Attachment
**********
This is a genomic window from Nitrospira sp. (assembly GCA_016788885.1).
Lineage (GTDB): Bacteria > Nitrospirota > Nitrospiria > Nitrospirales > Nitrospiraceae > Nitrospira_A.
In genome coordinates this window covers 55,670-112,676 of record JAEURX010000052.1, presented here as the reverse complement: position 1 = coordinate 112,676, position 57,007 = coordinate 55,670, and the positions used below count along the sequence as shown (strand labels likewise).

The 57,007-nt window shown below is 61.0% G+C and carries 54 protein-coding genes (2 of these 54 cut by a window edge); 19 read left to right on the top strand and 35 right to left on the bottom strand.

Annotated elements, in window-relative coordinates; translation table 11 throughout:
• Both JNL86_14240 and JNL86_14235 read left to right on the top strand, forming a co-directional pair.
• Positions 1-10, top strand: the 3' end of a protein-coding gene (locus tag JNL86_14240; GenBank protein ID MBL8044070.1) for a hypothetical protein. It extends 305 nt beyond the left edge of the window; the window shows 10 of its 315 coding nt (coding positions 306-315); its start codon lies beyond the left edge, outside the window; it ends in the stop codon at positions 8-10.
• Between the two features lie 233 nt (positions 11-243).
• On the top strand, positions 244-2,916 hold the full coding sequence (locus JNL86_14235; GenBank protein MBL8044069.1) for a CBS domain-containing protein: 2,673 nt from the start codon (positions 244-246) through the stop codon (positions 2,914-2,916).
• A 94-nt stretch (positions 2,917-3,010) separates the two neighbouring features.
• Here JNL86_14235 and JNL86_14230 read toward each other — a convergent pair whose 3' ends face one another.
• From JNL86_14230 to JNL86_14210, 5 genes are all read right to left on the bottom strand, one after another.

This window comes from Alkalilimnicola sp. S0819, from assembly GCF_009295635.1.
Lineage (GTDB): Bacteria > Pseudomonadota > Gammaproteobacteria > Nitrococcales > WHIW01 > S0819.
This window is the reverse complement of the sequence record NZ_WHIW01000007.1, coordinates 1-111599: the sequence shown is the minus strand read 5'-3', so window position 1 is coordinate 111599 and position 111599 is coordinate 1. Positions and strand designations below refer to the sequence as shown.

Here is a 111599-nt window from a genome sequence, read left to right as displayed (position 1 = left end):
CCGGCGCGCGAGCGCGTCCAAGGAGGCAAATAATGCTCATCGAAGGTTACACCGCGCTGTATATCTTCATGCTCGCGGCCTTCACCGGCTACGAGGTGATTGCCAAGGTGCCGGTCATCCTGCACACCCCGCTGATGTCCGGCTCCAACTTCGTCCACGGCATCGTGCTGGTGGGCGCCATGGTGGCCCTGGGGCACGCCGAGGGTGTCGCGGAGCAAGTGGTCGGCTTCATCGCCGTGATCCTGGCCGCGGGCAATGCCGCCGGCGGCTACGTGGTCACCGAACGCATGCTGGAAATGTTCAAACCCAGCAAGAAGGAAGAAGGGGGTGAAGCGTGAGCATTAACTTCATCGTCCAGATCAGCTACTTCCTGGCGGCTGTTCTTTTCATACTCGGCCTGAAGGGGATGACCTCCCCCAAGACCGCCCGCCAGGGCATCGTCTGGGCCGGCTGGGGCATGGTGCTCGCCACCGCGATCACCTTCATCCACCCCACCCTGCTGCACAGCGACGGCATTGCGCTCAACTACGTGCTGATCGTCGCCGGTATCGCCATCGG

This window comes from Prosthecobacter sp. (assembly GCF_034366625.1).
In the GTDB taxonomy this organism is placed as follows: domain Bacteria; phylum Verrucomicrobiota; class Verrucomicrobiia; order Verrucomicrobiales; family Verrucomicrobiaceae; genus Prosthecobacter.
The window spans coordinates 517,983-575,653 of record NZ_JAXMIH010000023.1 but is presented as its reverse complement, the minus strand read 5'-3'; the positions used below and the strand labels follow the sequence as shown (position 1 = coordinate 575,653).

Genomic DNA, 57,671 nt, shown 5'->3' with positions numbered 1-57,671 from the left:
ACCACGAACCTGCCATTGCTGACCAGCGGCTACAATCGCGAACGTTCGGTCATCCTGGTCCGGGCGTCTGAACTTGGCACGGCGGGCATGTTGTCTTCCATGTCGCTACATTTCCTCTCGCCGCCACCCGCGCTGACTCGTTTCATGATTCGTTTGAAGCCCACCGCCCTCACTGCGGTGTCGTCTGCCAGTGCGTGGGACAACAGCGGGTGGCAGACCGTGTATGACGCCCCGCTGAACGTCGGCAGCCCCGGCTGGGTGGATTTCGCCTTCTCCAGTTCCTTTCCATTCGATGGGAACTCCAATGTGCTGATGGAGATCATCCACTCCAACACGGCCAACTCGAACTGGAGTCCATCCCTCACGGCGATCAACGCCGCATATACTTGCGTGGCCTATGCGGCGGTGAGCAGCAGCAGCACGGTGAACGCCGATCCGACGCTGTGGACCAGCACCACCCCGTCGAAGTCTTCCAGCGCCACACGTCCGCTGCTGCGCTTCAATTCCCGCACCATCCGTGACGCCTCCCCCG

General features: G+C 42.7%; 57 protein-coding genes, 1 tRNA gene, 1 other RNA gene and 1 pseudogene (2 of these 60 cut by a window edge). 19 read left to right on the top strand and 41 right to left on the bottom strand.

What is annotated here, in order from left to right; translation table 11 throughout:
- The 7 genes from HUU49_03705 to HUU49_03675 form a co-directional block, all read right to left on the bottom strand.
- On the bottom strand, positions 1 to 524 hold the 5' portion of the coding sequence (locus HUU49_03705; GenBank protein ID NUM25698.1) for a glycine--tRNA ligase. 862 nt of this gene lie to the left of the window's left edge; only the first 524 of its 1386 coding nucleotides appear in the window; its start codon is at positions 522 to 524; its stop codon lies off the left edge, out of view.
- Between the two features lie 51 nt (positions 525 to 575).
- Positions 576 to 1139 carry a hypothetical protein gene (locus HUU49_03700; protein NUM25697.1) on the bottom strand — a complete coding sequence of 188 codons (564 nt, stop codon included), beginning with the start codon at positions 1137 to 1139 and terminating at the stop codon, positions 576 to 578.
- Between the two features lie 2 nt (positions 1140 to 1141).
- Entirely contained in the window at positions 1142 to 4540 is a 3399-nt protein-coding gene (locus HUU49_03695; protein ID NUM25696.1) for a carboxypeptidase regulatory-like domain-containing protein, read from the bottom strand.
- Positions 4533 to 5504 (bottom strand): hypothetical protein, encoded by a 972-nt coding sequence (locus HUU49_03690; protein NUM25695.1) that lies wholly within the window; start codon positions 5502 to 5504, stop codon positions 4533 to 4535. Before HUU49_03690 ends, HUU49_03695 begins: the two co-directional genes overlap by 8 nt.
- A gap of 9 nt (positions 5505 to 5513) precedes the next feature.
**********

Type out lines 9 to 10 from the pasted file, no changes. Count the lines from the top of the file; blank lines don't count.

• On the top strand, positions 244-2,916 hold the full coding sequence (locus JNL86_14235; GenBank protein MBL8044069.1) for a CBS domain-containing protein: 2,673 nt from the start codon (positions 244-246) through the stop codon (positions 2,914-2,916).
• A 94-nt stretch (positions 2,917-3,010) separates the two neighbouring features.